Foundation for Rural & Regional Renewal

$2 million Fund to respond to the needs of the Clarence Valley and surrounding regions

A new partnership between the Foundation for Rural & Regional Renewal (FRRR) and The Yulgilbar Foundation will give rural and regional communities in the Clarence Valley and surrounding regions in Northern New South Wales a much-needed boost.

New partnership to help turn community groups’ ideas into reality
Clarence Landcare Inc

A total of $2 million will be invested across the region over a three-year period, through multi-year and one-off grants. Priority will be given to projects that are optimistic and forward-looking, led by locally-based community groups and not-for-profit organisations (NFPs).

The Yulgilbar Foundation Fund will assist community organisations to implement a wide range of initiatives. The Fund will focus on supporting projects that foster artistic collaborations, encourage educational participation, support environmental sustainability, and build capacity for communities to respond to recent bushfires and persistent drought.

Natalie Egleton, FRRR’s CEO, said that The Yulgilbar Foundation shares FRRR’s belief that local people are best placed to know what is needed to strengthen and support their community.

“Like much of rural New South Wales, the Clarence Valley has worked really hard to overcome a long run of persistent challenges, including the 2019-20 bushfires, ongoing drought, and the complexities of COVID-19. This Fund means communities can address the needs that these challenges have created, in ways that make a real difference. 

“We have a long history with The Yulgilbar Foundation and look forward to seeing this Fund further strengthen communities in the Clarence Valley and beyond,” Ms Egleton said.

Community groups and NFPs can apply for the grants through an Expression of Interest (EOI) process. with Round 1 opening on Thursday 18 February.

More details, including the program guidelines and EOI form, are available here.

Clarence Landcare Inc

Clarence Landcare is located in regional NSW. Their mission is to promote sustainable land, agriculture, water, vegetation and biodiversity management practices and principles to their local community.

The largely volunteer-run organisation has been taking care of the land in the region for more than two decades. They regularly running community projects and initiatives focused on sustainable land care. The team also hosts workshops at their head office to educate and engage the wider community.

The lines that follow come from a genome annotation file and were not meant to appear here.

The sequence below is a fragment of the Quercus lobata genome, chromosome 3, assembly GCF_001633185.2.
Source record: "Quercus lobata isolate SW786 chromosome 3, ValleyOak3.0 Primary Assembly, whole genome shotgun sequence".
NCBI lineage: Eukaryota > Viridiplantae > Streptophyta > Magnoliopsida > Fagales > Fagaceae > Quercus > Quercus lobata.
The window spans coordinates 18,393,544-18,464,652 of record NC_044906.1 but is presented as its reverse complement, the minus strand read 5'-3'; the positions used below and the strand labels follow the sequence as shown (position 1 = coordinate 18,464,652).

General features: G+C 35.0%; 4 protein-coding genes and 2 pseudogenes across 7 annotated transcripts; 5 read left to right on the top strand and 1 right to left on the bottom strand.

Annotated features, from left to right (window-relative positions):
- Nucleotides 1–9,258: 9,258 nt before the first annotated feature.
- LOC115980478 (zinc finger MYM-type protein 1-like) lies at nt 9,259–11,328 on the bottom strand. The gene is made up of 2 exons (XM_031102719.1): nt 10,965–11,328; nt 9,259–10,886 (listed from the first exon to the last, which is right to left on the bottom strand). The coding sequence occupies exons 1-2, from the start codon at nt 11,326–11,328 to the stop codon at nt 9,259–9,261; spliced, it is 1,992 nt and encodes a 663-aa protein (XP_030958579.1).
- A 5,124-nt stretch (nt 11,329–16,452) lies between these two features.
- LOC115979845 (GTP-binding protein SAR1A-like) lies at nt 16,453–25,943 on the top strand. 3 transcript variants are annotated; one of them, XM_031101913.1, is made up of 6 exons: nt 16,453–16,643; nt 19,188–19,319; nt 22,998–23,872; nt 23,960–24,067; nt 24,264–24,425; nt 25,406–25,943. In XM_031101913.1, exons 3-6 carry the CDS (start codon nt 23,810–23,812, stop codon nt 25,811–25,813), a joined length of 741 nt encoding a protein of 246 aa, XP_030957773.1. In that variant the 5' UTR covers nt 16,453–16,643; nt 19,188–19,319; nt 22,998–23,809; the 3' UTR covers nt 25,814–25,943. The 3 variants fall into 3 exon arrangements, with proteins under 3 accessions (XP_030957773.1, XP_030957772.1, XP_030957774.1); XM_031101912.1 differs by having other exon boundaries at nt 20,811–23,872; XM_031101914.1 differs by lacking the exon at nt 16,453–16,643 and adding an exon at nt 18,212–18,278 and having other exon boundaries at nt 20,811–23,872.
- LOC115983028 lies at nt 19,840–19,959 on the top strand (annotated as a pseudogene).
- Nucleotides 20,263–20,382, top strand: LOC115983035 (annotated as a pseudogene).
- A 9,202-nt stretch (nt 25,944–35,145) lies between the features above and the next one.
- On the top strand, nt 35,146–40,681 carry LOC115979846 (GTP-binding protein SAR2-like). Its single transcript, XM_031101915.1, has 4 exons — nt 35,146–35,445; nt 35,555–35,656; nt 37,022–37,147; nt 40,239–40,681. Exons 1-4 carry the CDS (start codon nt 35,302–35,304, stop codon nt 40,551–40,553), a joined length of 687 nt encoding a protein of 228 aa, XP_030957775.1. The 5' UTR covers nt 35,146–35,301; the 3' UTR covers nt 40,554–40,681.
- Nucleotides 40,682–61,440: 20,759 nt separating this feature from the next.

Located in the main street of Grafton, the Clarence Landcare office is in the 100-year-old Dougherty House. After the building was recently repainted giving the exterior of the building new life, it became clear that the interior was in desperate need of an upgrade.

Not only had the furniture been in use for more than 20 years, the team was also lacking basic essentials to help their meetings and workshops run smoothly. There was mismatching furniture and outdated technology made it very difficult for members to join meetings remotely.

The team applied to the FRRR Small Grants for Rural Communities program, and received a $5,000 grant to help them upgrade their workspace. The funding, made possible thanks to The Yulgilbar Foundation, provided improvements such as new blinds, couches, coffee tables, rugs and faux plants, giving new life to the old office.

In addition to the furniture, the funding was also used to purchase some much-needed technology, including a new iPad, Smart TV with a TV stand on wheels, web cam and microphone. This technology has enabled the team to dial into meetings remotely, making it easier for Clarence Landcare staff to stay connected digitally.

“I feel we are heading in a great direction now thanks to this FRRR grant, we don’t need to look like a poverty stricken not-for-profit organisation anymore. We now have the vision and committee support to keep improving our public face of Clarence Landcare. This will really help us gain confidence and attract clientele for future projects. The function of every new piece of equipment has far outweighed the predicted benefits,” said Landcare Officer Debbie Repschlager.